The problem, however, is not the failure of economic departments and business schools to create a prescriptive science, but the refusal of nomothetic neoclassical economists and mathematical modelers in them to admit the failure, and their actions after they gained a monopoly of the sinews of institutional power, that produced dysfunctionality in Anglo American higher education. That dysfunctionalism is expressed in their constant battle with people in academia who realize the prescriptive failure of the nomothetic science project, with which readers of the Real-World Economics Review blog are painfully familiar, and a dysfunctionalism that results in education from their narrow minded refusal (b) to accept the importance of the ideographic tradition in economic and business studies during the current crisis in U.S. management capitalism.  Read more…

The relationship of the real investment led economy perspective to existing views

April 14, 2018 1 comment

from Michael Joffe

This perspective contrasts with standard neoclassical theory in several respects. That theory puts forward models relating to the decision making of (potential) workers, and of firms – respectively the supply of and the demand for labor. Workers choose whether or not to accept employment, based on a comparison of the offered wage with their reservation wage. Firms’ decision making is seen as a comparison between employing one more or one fewer worker with the difference this would make to production – respectively marginal cost and marginal benefit – given that the firm already exists, and has an established production system with premises, equipment, etc. Neoclassical theory implies that the forces of demand and supply rapidly bring about an equilibrium in which there is neither excess demand for labor, nor excess supply.  Read more…

Game theory, Larry Samuelson and one of the most widespread myths in economics

April 14, 2018 1 comment

from Bernard Guerrien

 One of the most widespread myths in economics, but also in sociology and political science, is that game theory provides “tools” that can help solve concrete problems in these branches – especially in economics. Introductory and advanced textbooks thus often speak of the “applications” of game theory that are being made, giving the impression that they are revolutionizing the social sciences. But, looking more closely, we see that the few examples given concern mostly the usual “stories” (prisoners’ dilemma, “chiken”, battle of sexes, entry deterrence, store chain paradox, centipede game, etc.) of “old” game theory. Take the four volume set Handbook of Game Theory with Economic Applications – a Handbook that provides an extensive account of what has been done in the field of game theory from its beginning, especially in economics, but not exclusively. Despite its title, there is not the slightest trace of a concrete example of an application, nor do we find any numerical data in its thousands of pages. This is not surprising. Mathematical reasoning requires clear and explicit enunciation of the assumptions used in its demonstrations. In particular, the assumptions concerning the information available to each player – his payoffs and those of the other players for each outcome of the game, the rules of the game, etc. – are so restrictive that there is no concrete situation in the world where they could possibly be verified, not even roughly (Guerrien, 2004, p. 2-3). As Ariel Rubinstein, another renowned game theorist puts it:  Read more…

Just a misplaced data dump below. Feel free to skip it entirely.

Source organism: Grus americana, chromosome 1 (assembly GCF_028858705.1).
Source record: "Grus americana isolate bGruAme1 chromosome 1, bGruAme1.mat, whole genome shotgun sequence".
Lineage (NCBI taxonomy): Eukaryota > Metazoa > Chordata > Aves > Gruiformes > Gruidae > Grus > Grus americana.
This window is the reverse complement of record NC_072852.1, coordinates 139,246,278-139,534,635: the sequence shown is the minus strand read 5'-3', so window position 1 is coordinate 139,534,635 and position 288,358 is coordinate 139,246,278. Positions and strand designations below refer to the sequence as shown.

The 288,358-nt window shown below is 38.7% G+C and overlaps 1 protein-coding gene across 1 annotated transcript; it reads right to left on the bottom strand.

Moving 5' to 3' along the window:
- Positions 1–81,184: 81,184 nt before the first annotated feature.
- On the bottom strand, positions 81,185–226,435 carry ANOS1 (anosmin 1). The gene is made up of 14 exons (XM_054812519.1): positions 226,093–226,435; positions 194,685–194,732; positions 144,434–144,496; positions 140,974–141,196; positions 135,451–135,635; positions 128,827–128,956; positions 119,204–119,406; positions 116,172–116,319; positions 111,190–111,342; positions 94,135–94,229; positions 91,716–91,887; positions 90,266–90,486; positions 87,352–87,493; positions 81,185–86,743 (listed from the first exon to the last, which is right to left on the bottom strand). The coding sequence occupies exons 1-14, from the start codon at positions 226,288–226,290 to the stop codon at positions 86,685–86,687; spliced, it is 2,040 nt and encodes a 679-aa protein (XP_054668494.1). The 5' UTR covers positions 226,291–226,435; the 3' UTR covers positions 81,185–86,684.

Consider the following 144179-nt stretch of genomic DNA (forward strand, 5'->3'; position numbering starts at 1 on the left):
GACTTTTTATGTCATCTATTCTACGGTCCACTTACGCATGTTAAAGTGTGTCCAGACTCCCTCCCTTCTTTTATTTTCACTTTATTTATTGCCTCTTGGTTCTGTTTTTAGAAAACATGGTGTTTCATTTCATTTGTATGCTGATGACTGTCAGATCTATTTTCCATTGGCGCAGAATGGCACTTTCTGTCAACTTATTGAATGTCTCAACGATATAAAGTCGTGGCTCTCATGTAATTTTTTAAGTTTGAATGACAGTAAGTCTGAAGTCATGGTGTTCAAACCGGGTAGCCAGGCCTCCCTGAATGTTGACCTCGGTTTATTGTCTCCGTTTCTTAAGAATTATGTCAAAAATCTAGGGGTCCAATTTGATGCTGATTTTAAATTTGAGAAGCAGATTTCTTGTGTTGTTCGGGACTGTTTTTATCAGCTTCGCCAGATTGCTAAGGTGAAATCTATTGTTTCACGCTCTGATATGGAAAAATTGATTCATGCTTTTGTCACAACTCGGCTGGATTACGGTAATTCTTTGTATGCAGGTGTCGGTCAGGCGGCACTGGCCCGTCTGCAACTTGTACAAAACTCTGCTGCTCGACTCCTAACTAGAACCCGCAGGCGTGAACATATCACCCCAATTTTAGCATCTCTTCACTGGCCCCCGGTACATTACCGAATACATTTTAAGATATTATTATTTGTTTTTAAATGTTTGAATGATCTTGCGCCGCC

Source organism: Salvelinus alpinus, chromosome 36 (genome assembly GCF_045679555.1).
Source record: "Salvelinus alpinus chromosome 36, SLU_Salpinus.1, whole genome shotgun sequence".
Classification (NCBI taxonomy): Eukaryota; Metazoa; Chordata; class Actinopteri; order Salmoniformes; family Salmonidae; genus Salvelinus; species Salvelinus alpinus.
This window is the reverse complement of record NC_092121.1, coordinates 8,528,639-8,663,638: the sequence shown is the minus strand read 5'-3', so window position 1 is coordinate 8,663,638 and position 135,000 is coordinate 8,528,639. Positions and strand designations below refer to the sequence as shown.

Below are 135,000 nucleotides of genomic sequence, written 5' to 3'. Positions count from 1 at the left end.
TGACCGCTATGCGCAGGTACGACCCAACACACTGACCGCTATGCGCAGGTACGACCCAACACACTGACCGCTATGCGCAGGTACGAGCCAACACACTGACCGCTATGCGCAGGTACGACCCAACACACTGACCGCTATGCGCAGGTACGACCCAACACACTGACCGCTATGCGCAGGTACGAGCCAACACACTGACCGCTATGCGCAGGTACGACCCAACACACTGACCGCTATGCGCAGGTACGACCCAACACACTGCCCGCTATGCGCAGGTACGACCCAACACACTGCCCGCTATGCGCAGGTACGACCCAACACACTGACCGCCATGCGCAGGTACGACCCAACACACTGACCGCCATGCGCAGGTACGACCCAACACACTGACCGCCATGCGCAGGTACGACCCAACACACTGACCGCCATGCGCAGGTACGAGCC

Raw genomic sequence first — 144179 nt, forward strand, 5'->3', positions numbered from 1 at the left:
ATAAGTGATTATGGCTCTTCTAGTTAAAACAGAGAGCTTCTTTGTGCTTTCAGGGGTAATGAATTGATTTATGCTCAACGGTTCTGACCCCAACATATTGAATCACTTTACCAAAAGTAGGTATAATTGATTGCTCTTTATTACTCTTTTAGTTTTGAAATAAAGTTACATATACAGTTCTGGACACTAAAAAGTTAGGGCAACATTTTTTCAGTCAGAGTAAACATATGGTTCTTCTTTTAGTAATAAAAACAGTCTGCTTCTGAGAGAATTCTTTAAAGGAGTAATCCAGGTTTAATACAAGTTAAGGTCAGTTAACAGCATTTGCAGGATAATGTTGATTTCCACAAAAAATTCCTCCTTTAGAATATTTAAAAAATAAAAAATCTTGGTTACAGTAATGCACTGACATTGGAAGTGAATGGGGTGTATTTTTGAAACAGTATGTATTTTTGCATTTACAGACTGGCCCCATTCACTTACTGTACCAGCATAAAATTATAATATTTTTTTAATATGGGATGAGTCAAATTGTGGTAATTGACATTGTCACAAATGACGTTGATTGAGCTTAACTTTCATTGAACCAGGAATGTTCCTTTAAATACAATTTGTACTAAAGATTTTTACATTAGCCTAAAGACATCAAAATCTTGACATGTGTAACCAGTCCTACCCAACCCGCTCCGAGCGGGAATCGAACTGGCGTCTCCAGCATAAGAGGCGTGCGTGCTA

Modeling economic risk

April 14, 2018 14 comments

from Lars Syll

sav2Model builders face a constant temptation to make things more complicated than necessary because this makes them appear more capable than they really are.